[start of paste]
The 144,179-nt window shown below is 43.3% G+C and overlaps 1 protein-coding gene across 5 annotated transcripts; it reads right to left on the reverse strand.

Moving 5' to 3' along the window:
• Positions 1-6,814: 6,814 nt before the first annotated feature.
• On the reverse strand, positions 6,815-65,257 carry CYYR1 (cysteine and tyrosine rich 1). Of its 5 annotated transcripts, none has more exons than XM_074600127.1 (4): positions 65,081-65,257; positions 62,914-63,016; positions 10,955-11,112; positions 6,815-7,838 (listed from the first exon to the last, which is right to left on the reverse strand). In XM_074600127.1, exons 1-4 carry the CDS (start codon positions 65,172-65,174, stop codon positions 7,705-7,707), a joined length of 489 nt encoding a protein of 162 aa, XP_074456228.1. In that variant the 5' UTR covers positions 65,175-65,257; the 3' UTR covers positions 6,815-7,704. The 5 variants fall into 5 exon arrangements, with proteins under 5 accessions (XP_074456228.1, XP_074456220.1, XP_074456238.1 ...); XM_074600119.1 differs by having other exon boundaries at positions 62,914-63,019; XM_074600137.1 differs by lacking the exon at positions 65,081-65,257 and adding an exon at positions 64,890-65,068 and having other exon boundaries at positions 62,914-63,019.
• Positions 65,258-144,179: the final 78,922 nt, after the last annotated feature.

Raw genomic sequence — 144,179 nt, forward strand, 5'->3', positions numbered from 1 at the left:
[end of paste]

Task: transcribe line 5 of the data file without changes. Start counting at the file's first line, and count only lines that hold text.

• Positions 65,258-144,179: the final 78,922 nt, after the last annotated feature.